Sad Hill Media

Film & Lesser Arts with Will Ross, Devan Scott, & Daniel Jeffery.

by Will Ross

I've been thinking a lot about A Serious Man lately. So, I decided to write a little about it and the Coens' other great exploration of indefinable mysteries, Barton Fink.

Barton Fink is trapped in a film that bears his name, but no trace of his philosophies: Eliminating bourgeois fantasy from theater and cinema; Championing the thoughts and plights of the common man. “The poetry of the streets”. Yet the Coen brothers have sadistically placed him squarely in a film whose thesis makes a fool of him. What could be more insulting to a tenet of realism than to find himself the lead role in a story of caricatures; of people who couldn’t possibly exist outside a movie?

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Determining what is real and what is only inside Barton Fink’s mind is impossible, and rightly so: The world of the physical and the world of the imagined have no dividing line here. Barton is dedicated to dramatizing the life of the mind; the Coens show the life and the mind. Any interpretation of Barton Fink is bound to be a personal one, but to me, the picture convincingly portrays the journey into madness from the character’s personal perspective. We aren’t sure what is real and what is imagined, but we are sure that it’s not all real, even if we’re pretty sure things started out real… or did they?

Because Barton Fink plays so fluidly with actuality, interpretations are always subject to questioning and any reaction is inevitably cyclical. I’m convinced that this is because finding personal identification with the Coens’ films is usually a mobius strip. The duo are not content simply to pose questions, but to link one moral mystery to another, and another, and another. By trying to answer question x, you must answer question y, which can only be answered by knowing answer z, which is dependent on the solution to question x. One might say the answers only lead to more questions, but the Coens phrase their themes and mental meandering so tightly that in their films the questions are the answers.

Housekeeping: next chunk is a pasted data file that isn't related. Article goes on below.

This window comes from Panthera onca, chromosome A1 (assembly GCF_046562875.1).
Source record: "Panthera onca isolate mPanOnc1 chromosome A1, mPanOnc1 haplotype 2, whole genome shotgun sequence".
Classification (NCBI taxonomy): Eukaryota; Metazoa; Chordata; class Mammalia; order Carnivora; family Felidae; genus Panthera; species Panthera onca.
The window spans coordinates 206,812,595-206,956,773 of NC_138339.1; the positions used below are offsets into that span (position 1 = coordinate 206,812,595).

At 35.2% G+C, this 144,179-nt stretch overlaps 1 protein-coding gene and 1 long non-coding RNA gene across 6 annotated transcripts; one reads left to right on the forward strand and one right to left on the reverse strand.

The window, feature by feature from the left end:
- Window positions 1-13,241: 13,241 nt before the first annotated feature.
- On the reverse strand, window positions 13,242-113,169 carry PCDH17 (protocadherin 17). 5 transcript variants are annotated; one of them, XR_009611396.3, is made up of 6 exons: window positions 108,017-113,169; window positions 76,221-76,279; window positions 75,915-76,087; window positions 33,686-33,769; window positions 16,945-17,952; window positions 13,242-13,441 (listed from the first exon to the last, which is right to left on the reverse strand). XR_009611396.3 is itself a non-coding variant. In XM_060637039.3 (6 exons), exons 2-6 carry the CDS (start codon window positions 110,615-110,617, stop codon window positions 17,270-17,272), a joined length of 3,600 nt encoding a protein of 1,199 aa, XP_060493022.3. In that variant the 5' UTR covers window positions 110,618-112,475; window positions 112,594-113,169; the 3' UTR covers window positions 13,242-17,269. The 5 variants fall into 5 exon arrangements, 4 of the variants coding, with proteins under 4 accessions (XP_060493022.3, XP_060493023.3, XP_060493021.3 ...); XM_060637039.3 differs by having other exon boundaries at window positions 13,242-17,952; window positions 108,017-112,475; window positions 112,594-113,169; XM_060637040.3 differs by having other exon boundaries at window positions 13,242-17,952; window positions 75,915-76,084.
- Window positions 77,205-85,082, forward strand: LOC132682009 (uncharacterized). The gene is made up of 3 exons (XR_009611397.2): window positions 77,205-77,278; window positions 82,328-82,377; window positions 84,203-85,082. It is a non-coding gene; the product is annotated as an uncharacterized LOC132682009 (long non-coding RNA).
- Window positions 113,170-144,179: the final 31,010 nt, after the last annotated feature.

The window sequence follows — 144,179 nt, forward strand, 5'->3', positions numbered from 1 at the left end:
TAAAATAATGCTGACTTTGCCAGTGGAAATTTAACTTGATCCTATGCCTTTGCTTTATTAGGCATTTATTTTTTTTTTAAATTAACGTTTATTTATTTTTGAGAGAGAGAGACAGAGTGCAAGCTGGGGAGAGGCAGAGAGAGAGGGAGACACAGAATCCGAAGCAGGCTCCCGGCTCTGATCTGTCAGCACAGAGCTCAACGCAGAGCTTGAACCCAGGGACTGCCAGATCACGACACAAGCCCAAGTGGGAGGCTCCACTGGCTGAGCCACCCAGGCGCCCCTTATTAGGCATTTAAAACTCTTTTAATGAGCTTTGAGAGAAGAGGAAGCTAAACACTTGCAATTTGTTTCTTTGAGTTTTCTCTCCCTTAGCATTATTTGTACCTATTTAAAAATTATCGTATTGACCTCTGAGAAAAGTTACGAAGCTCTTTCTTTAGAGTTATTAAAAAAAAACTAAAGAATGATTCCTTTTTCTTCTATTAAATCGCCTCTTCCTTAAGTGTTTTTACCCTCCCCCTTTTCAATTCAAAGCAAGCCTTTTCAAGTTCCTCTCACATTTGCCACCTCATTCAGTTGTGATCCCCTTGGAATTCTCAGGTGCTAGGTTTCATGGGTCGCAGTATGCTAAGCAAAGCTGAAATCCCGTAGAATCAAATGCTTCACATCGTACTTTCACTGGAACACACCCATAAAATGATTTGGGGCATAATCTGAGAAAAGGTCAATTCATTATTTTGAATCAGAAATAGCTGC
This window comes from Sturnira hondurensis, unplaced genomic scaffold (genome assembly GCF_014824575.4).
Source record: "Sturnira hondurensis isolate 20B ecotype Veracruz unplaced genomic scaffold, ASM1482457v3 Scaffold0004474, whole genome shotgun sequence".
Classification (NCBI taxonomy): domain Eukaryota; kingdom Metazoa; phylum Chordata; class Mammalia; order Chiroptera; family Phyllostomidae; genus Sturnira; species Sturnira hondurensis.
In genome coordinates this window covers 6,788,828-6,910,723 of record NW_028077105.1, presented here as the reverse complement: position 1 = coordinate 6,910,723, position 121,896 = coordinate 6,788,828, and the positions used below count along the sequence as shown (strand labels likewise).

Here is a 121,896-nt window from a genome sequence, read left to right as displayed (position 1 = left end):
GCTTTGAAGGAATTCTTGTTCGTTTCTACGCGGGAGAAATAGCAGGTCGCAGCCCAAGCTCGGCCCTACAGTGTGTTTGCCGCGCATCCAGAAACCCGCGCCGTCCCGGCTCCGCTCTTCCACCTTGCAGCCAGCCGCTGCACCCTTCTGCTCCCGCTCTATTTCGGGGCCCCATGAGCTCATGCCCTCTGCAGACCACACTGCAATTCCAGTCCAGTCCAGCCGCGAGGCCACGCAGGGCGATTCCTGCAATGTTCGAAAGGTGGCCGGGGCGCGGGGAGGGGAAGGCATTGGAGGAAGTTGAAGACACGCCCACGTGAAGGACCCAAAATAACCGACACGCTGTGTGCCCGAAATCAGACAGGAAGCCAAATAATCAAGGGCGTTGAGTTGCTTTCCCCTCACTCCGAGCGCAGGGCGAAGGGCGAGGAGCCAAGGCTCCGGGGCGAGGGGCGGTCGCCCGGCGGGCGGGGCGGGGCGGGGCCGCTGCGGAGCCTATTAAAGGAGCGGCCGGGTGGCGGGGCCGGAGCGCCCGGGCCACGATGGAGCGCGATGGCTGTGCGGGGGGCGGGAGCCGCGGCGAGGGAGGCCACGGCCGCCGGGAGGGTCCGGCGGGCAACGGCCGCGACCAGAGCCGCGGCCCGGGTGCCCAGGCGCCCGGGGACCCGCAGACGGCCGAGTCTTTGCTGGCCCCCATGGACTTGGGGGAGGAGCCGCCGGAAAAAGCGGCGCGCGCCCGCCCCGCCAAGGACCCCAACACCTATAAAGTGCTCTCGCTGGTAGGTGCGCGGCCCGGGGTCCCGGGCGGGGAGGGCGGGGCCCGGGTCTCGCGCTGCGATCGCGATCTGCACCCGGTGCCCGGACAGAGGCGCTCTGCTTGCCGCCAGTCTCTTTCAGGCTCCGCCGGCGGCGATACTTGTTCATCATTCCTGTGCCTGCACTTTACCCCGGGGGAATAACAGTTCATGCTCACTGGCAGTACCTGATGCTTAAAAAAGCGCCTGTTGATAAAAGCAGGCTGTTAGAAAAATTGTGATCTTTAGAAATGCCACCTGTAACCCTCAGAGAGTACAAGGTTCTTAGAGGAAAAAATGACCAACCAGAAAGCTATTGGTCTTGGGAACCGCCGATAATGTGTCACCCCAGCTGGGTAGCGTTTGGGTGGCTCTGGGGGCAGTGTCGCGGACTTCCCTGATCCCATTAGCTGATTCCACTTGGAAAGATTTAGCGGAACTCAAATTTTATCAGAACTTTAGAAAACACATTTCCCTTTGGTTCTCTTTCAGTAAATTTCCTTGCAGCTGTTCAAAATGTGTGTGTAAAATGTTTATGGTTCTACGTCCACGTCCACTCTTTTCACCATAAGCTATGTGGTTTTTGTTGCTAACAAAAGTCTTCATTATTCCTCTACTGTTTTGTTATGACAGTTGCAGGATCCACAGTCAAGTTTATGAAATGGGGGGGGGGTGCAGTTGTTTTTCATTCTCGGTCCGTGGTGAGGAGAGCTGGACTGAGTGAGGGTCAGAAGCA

This makes Barton Fink an exquisite companion film to A Serious Man, which is solely concerned with Physics Professor Larry Gopnik's search for rational answers to life's dilemmas and challenges. All those around him seem to find comfort and success in life without ever making concerted efforts to rationally understand. Larry's tragic flaw is not that he is spineless, but that he thirsts to know what is right, and in not knowing he feels paralyzed to act. He is confronted by a man whose son has failed his class and attempted to bribe him for a passing grade, and threatened with a defamation lawsuit. What follows is one of the great circular dialogues of cinema, as Larry is denied a consistent lie.

“If it were defamation, there would have to be someone I was defaming him to ... All right, let's keep it simple. I could pretend the money never appeared. That's not defaming anyone.”
“Yes, and passing grade.”
“Passing grade?”
“Or you'll sue me?”
“Yes, for taking money.”
“So he did leave the money?”
“This is defamation!”
“It doesn't make sense! Either he left the money or he didn't.”
“Please, accept the mystery.”

Earlier, he is approached by the failing student after a lesson on the Uncertainty Principle, which includes the Schrรถdinger's cat demonstration, the student argues that he deserves to pass because though he cannot do the math, he understands the underlying concepts of what they are learning. "I understand the cat, he says." "Even I don't understand the cat," Larry replies, "It's the math that makes it work." Barton's love of the concrete, the real, is not far removed from this attitude. But their worlds seem to conspire to surround them with chaos.

I'll talk more about why I stopped blogging for three months, why I'm back, and where I want to go with it in the future in a later post.


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